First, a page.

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Articles by Marwan Sabbagh
Total Records ( 2 ) for Marwan Sabbagh
  Zaven S. Khachaturian , Deborah Barnes , Richard Einstein , Sterling Johnson , Virginia Lee , Allen Roses , Mark A. Sager , William R. Shankle , Peter J. Snyder , Ronald C. Petersen , Gerard Schellenberg , John Trojanowski , Paul Aisen , Marilyn S. Albert , John C.S. Breitner , Neil Buckholtz , Maria Carrillo , Steven Ferris , Barry D. Greenberg , Michael Grundman , Ara S. Khachaturian , Lewis H. Kuller , Oscar L. Lopez , Paul Maruff , Richard C. Mohs , Marcelle Morrison- Bogorad , Creighton Phelps , Eric Reiman , Marwan Sabbagh , Mary Sano , Lon S. Schneider , Eric Siemers , Pierre Tariot , Jacques Touchon , Bruno Vellas and Lisa J. Bain
  Among the major impediments to the design of clinical trials for the prevention of Alzheimer's disease (AD), the most critical is the lack of validated biomarkers, assessment tools, and algorithms that would facilitate identification of asymptomatic individuals with elevated risk who might be recruited as study volunteers. Thus, the Leon Thal Symposium 2009 (LTS'09), on October 27–28, 2009 in Las Vegas, Nevada, was convened to explore strategies to surmount the barriers in designing a multisite, comparative study to evaluate and validate various approaches for detecting and selecting asymptomatic people at risk for cognitive disorders/dementia. The deliberations of LTS'09 included presentations and reviews of different approaches (algorithms, biomarkers, or measures) for identifying asymptomatic individuals at elevated risk for AD who would be candidates for longitudinal or prevention studies. The key nested recommendations of LTS'09 included: (1) establishment of a National Database for Longitudinal Studies as a shared research core resource; (2) launch of a large collaborative study that will compare multiple screening approaches and biomarkers to determine the best method for identifying asymptomatic people at risk for AD; (3) initiation of a Global Database that extends the concept of the National Database for Longitudinal Studies for longitudinal studies beyond the United States; and (4) development of an educational campaign that will address public misconceptions about AD and promote healthy brain aging.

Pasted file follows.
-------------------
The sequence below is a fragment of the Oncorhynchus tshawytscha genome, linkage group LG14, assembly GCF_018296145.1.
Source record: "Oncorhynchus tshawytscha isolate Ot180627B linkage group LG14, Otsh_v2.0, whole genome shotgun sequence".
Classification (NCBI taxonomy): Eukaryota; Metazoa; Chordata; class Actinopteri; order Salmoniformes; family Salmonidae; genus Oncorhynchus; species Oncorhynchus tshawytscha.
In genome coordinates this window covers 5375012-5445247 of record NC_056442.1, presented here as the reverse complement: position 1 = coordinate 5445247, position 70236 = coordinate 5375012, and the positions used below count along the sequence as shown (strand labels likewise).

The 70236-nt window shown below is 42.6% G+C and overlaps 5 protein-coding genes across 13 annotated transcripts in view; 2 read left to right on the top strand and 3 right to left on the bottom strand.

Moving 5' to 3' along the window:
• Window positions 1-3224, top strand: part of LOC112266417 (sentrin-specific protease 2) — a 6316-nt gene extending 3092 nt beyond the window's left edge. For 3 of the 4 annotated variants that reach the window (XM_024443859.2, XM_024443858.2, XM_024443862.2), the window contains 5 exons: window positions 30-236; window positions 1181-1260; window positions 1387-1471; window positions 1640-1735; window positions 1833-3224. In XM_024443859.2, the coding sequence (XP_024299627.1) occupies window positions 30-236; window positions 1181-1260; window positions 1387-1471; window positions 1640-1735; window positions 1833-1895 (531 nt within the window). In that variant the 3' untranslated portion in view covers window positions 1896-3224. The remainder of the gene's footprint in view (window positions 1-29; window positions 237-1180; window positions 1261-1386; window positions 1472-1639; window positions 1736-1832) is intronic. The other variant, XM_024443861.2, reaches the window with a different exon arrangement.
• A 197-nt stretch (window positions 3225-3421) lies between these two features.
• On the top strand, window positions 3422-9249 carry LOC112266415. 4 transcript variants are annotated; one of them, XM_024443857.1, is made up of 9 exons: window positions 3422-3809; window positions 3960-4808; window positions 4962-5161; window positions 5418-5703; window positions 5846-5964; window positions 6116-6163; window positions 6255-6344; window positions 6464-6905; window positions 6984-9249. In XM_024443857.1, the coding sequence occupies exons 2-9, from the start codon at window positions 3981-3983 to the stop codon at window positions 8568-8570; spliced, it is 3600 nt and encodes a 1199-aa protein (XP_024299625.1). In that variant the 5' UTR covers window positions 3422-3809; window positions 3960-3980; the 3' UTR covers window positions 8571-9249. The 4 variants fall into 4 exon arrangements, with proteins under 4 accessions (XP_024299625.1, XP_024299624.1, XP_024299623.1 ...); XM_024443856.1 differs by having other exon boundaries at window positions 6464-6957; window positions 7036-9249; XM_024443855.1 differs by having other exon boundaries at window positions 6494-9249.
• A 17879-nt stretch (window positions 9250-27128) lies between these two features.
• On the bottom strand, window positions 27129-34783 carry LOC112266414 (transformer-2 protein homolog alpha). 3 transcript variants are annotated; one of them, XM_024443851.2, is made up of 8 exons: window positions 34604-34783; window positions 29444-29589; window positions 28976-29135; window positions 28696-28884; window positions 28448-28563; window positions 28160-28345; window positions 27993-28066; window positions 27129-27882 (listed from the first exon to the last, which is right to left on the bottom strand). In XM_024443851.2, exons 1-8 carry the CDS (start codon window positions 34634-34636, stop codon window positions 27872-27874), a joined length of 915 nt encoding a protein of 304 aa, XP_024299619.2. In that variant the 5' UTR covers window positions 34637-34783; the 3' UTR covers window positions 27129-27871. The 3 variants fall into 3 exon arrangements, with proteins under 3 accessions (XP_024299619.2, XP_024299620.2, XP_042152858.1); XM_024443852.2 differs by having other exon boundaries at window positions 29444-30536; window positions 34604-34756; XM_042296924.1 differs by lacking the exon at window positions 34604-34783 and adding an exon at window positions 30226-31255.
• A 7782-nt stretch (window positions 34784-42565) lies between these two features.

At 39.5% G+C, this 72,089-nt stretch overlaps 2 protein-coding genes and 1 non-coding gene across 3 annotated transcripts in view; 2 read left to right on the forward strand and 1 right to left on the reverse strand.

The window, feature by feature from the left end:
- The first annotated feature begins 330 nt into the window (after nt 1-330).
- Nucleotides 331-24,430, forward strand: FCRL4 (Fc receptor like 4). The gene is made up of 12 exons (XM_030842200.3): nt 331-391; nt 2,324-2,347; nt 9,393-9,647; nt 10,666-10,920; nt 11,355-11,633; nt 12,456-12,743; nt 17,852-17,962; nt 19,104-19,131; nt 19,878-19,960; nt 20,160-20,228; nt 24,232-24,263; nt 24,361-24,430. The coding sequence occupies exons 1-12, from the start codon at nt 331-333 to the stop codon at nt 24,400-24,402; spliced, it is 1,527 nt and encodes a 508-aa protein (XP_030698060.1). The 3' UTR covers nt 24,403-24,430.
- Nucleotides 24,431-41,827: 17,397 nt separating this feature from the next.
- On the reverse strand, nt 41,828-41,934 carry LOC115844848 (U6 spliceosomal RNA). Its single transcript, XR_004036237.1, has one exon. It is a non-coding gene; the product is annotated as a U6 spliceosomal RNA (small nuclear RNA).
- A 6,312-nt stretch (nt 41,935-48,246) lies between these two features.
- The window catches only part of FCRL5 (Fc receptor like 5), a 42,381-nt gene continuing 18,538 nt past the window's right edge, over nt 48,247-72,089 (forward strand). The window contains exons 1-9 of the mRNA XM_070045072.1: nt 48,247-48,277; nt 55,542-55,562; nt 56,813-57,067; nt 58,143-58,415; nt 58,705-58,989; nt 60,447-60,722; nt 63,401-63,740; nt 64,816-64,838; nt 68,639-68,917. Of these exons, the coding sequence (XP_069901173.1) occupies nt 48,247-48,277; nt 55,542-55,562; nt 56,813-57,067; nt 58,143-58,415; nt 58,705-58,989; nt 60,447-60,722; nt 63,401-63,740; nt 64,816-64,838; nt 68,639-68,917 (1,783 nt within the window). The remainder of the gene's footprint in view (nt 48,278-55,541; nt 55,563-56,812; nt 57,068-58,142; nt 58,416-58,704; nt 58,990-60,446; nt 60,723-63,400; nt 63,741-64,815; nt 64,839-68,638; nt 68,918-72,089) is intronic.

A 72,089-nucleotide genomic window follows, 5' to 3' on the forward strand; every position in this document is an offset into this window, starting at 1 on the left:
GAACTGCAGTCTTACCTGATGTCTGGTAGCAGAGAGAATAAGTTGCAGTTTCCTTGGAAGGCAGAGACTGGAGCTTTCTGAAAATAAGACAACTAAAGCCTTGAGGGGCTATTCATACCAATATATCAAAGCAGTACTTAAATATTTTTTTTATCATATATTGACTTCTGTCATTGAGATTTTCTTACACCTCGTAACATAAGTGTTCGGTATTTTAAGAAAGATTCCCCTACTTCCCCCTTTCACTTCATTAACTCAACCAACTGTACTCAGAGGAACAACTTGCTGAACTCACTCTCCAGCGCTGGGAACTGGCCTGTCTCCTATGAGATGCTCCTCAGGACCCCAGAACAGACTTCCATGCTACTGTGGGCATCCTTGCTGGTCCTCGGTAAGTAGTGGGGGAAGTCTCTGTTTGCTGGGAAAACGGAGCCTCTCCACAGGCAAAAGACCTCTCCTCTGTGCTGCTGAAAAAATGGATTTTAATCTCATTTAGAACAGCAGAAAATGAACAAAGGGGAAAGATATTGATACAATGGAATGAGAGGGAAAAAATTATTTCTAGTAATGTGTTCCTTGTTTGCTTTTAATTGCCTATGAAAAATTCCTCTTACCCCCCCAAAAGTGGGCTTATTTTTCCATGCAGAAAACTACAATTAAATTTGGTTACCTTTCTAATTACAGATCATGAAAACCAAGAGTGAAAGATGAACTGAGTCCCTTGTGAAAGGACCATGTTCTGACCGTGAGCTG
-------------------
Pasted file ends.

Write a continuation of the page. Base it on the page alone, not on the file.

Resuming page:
John C. Breitner , Laura D. Baker , Thomas J. Montine , Curtis L. Meinert , Constantine G. Lyketsos , Karen H. Ashe , Jason Brandt , Suzanne Craft , Denis E. Evans , Robert C. Green , M. Saleem Ismail , Barbara K. Martin , Michael J. Mullan , Marwan Sabbagh and Pierre N. Tariot
  Background Epidemiologic evidence suggests that nonsteroidal anti-inflammatory drugs (NSAIDs) delay onset of Alzheimer‘s dementia (AD), but randomized trials show no benefit from NSAIDs in patients with symptomatic AD. The Alzheimer‘s Disease Anti-inflammatory Prevention Trial (ADAPT) randomized 2528 elderly persons to naproxen or celecoxib versus placebo for 2 years (standard deviation = 11 months) before treatments were terminated. During the treatment interval, 32 cases of AD revealed increased rates in both NSAID-assigned groups. Methods We continued the double-masked ADAPT protocol for 2 additional years to investigate incidence of AD (primary outcome). We then collected cerebrospinal fluid (CSF) from 117 volunteer participants to assess their ratio of CSF tau to Aβ1-42. Results Including 40 new events observed during follow-up of 2071 randomized individuals (92% of participants at treatment cessation), there were 72 AD cases. Overall, NSAID-related harm was no longer evident, but secondary analyses showed that increased risk remained notable in the first 2.5 years of observations, especially in 54 persons enrolled with cognitive impairment––no dementia (CIND). These same analyses showed later reduction in AD incidence among asymptomatic enrollees who were given naproxen. CSF biomarker assays suggested that the latter result reflected reduced Alzheimer-type neurodegeneration. Conclusions These data suggest a revision of the original ADAPT hypothesis that NSAIDs reduce AD risk, as follows: NSAIDs have an adverse effect in later stages of AD pathogenesis, whereas asymptomatic individuals treated with conventional NSAIDs such as naproxen experience reduced AD incidence, but only after 2 to 3 years. Thus, treatment effects differ at various stages of disease. This hypothesis is consistent with data from both trials and epidemiological studies.
 
 
 
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